Members, Our Voice, Statements

V20 Ministerial Dialogue X Statement delivered by Ms. Kristalina Georgieva, Managing Director, IMF

V20 Ministerial Dialogue X Statement delivered by Ms. Kristalina Georgieva, Managing Director, IMF


16 April 2023

Ms. Kristalina Georgieva, Managing Director,  IMF

Very good morning to everyone.  Welcome to the IMF.  We are very proud to be your physical host but, also, to add our skills, resources, and commitment to the objectives of V20.

Let me start by saying, as an Orthodox Christian, it is Easter today for me. And celebrating Easter is so uplifting because it is about renewal. It is about hope. And in that sense, I could not think of a better book to be put in front of us – Not Too Late.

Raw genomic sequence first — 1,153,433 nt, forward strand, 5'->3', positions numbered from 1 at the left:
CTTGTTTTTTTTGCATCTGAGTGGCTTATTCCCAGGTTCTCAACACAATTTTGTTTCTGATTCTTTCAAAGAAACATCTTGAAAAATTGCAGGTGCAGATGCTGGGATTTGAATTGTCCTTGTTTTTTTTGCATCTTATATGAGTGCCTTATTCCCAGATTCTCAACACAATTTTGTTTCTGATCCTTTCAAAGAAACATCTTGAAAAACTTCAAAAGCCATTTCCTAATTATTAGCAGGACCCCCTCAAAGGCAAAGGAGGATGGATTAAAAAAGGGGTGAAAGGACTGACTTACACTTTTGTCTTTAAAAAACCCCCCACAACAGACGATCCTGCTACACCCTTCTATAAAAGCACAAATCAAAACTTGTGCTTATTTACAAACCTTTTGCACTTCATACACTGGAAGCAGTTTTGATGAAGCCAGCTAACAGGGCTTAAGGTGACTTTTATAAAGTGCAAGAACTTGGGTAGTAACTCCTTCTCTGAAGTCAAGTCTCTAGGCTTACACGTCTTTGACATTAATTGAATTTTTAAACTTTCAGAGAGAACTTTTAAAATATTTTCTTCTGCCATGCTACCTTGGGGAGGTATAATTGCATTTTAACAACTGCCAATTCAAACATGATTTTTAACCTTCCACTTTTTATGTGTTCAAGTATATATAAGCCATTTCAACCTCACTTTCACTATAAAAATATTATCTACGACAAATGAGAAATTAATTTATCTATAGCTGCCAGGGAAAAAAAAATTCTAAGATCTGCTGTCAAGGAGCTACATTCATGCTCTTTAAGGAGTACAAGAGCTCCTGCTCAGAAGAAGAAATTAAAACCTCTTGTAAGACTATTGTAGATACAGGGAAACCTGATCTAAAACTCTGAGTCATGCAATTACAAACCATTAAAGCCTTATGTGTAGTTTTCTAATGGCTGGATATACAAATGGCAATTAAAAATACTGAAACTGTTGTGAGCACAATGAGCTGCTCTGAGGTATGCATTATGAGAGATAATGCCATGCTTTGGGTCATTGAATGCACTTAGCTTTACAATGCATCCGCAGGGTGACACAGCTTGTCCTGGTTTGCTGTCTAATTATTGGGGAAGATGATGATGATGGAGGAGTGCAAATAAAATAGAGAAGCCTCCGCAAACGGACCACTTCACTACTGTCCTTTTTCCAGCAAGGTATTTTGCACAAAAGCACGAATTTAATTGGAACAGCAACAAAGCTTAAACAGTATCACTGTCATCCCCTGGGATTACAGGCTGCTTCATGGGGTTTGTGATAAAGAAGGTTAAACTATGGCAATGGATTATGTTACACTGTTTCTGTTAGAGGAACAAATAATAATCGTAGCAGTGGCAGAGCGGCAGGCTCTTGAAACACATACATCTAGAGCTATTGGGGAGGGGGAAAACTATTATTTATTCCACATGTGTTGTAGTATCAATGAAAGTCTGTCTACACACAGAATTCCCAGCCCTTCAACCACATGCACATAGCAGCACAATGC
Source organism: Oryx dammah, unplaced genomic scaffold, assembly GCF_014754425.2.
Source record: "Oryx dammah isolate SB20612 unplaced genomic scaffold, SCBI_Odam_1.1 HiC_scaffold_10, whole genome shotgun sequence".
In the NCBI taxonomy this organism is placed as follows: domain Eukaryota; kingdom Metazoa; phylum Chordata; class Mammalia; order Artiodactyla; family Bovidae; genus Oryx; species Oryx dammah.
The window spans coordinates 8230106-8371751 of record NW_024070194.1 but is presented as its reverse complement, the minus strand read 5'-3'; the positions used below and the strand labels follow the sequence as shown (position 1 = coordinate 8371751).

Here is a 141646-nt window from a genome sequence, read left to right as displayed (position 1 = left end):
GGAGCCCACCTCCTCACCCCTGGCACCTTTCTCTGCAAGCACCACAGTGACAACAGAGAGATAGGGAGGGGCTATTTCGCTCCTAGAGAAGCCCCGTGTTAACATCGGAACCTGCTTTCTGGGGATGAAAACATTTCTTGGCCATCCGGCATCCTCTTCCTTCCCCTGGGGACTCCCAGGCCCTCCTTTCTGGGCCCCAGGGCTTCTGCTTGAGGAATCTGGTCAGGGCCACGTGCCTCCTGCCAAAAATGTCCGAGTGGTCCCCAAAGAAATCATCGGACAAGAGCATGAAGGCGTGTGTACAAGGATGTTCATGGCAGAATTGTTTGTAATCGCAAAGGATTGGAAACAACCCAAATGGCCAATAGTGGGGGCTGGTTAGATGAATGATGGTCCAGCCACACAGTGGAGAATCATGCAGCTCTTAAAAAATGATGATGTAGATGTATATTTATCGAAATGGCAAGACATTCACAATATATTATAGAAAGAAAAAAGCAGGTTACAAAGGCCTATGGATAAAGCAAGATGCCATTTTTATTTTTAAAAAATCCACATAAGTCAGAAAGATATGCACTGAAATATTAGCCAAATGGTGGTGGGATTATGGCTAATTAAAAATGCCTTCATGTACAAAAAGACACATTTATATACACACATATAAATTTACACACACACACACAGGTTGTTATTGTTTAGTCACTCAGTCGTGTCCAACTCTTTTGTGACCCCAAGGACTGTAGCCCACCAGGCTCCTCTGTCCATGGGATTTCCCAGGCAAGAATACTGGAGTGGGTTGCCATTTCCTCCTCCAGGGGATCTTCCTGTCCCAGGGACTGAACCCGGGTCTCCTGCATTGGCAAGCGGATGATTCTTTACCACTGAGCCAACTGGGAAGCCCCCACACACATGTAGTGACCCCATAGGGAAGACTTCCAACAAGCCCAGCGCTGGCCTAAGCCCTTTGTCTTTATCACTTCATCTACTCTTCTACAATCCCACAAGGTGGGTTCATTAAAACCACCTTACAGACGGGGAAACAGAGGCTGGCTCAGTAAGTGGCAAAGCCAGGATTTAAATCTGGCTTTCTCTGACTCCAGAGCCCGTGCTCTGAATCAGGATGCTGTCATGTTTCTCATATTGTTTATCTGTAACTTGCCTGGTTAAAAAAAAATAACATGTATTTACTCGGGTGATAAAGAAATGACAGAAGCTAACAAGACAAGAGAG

Mandela would say be guided by your hopes, not by your fears; and I want to speak in that spirit.  Yes, we do have a crisis. The Minister of Finance of Madagascar said during these meetings, “We’re at the war, not with each other, we are at the war with the climate crisis, and we have to treat it with that seriousness and at the same time our objective is to muster the will, the resources, the capacity to win that war.”

So, how do we see it from the perspective of the IMF? And I would reflect a bit on the discussions we had this week during the spring meetings.

First, we recognize that it has been a turbulent time. Over the last years, we have gone from one shock to another. Climate shocks were ever more present. Those affected by Cyclone Freddy, most recently, know what it is; but so is Pakistan; so is the Sahel; so is California in the United States with the forest fires. We can look around and see that we have to rethink the way we integrate shocks in our economic concepts and bring forward resilience as a fundamental objective to secure growth, prosperity, and improvements in the lives of people.